The University will require undergraduate students to take self-administered rapid antigen tests for COVID-19 during the spring semester, the results of which they will self-report to the University, Executive Vice President for Planning and Policy Russell Carey ’91 MA’06 and Vice President for Campus Life Eric Estes wrote in a campus-wide email Wednesday.
Amid a national rise in COVID-19 cases caused by the Omicron variant, the University plans to distribute testing kits to the student body and implement a revised isolation period of five days for those who test positive for the virus.
The University plans to commence in-person classes Jan. 26 as previously scheduled, Carey and Estes wrote.
“While we may need to make temporary modifications from time to time based on current conditions, there will not be any significant changes to University operations or activities,” they wrote.
As of Jan. 17, the University will switch from optional PCR testing to self-administered rapid antigen test kits for vaccinated undergraduate students, Carey and Estes wrote. All undergraduate students will be required to test twice weekly and report results. Students with approved vaccine exemptions will be required to continue PCR testing.
The University will distribute rapid test kits for pickup at Alumnae Hall and One Davol Square starting Jan. 17. Carey and Estes noted the kits are “similar to the at-home tests many of you have likely used in recent weeks,” and that initial distribution will depend on supply.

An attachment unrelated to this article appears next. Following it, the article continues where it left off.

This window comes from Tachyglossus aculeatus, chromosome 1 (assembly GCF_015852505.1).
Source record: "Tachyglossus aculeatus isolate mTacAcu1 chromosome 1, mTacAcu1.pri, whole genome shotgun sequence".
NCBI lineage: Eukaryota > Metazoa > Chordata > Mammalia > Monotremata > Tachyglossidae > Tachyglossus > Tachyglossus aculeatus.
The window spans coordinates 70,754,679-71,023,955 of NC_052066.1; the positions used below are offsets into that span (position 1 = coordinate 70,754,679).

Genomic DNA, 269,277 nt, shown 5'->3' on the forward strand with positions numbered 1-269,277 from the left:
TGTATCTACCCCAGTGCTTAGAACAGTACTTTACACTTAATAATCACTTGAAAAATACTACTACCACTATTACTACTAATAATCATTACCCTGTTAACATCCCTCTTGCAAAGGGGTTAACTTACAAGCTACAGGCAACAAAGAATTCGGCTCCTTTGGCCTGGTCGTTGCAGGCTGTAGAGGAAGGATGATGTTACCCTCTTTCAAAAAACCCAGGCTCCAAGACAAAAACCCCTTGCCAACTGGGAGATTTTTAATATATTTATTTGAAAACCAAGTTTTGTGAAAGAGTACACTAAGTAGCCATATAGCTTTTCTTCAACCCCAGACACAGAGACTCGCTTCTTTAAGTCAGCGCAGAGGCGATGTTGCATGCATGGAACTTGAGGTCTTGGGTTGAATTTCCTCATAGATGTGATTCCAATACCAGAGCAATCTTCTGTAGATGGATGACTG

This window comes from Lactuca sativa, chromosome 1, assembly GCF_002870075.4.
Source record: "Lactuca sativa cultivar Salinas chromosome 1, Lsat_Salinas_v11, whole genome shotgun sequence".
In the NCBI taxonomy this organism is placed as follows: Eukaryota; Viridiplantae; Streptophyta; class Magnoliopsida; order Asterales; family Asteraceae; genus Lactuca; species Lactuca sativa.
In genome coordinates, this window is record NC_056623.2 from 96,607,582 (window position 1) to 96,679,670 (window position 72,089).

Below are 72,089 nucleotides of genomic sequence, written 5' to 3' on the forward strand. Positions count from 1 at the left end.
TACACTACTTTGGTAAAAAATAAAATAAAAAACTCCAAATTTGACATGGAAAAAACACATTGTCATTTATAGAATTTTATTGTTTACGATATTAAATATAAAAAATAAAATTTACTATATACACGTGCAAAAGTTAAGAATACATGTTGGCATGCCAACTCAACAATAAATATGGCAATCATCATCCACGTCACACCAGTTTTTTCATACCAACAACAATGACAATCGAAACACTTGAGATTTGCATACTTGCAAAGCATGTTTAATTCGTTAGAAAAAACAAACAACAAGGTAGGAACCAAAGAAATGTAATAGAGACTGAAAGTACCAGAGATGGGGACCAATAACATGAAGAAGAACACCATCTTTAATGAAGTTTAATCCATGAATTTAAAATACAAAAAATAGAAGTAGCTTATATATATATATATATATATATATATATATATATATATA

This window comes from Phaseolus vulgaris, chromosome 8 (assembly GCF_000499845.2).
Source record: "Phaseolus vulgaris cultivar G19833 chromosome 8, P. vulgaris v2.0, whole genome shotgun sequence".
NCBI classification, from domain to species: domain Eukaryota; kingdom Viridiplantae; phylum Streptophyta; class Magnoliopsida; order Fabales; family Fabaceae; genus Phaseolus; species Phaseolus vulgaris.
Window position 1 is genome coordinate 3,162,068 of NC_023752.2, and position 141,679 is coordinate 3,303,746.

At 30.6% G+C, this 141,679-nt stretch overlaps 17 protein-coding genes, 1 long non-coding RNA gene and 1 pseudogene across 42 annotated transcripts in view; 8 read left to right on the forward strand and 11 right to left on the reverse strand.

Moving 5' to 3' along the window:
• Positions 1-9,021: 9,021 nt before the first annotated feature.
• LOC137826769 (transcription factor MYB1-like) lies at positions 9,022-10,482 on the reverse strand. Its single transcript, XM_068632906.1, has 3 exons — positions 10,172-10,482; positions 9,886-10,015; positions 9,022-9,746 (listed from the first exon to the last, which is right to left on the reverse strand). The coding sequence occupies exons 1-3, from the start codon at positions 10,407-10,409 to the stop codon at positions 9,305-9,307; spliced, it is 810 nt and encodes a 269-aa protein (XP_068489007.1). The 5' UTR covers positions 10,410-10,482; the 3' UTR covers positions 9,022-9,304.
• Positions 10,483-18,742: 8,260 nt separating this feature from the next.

Undergraduate students must also test negative with a PCR or antigen test within two days of their return to campus for the spring semester, The Herald previously reported. Students who test positive will need authorization to return to campus. All students will also be required to take two tests upon arrival — one the day they return to campus and one two days later.
Testing will continue to be optional for faculty, staff, graduate students and medical students, Carey and Estes added.
The change in testing protocol aims to prioritize detecting when individuals are actively contagious, Carey and Estes wrote. PCR tests, they explained, can return positive results for individuals who may have been contagious weeks or months prior.
“Rapid antigen tests answer the most important question in the Omicron era: ‘Am I infectious now?’” they wrote. “While no test is perfect, a positive rapid test result means that the person is very likely infectious at that point and must take steps to isolate themselves from others.”
The University will stop updating its COVID-19 dashboard, which has been active since Aug. 24 2020, because of “the decreased efficacy of the dashboard as a measure of COVID-19 prevalence on campus,” Carey and Estes wrote. Instead, University Health Services and University Human Resources will collect self-reported test results. The campus community will be updated on the number of positive tests and other public health updates through weekly Today@Brown announcements.